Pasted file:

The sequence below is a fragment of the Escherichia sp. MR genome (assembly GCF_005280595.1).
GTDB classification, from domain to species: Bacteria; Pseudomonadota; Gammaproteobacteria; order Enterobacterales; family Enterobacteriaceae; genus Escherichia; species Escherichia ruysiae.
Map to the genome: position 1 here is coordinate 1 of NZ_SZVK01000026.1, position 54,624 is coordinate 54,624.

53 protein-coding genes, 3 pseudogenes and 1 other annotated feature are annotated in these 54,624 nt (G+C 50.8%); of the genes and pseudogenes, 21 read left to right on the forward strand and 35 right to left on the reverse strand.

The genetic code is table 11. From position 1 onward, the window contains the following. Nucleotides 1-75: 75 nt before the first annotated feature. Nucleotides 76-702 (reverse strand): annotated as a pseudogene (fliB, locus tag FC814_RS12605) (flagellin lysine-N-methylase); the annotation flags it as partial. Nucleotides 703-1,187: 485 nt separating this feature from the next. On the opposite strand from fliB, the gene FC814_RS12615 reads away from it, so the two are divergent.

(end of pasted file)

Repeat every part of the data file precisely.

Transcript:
The sequence below is a fragment of the Escherichia sp. MR genome (assembly GCF_005280595.1).
GTDB classification, from domain to species: Bacteria; Pseudomonadota; Gammaproteobacteria; order Enterobacterales; family Enterobacteriaceae; genus Escherichia; species Escherichia ruysiae.
Map to the genome: position 1 here is coordinate 1 of NZ_SZVK01000026.1, position 54,624 is coordinate 54,624.

53 protein-coding genes, 3 pseudogenes and 1 other annotated feature are annotated in these 54,624 nt (G+C 50.8%); of the genes and pseudogenes, 21 read left to right on the forward strand and 35 right to left on the reverse strand.

The genetic code is table 11. From position 1 onward, the window contains the following. Nucleotides 1-75: 75 nt before the first annotated feature. Nucleotides 76-702 (reverse strand): annotated as a pseudogene (fliB, locus tag FC814_RS12605) (flagellin lysine-N-methylase); the annotation flags it as partial. Nucleotides 703-1,187: 485 nt separating this feature from the next. On the opposite strand from fliB, the gene FC814_RS12615 reads away from it, so the two are divergent.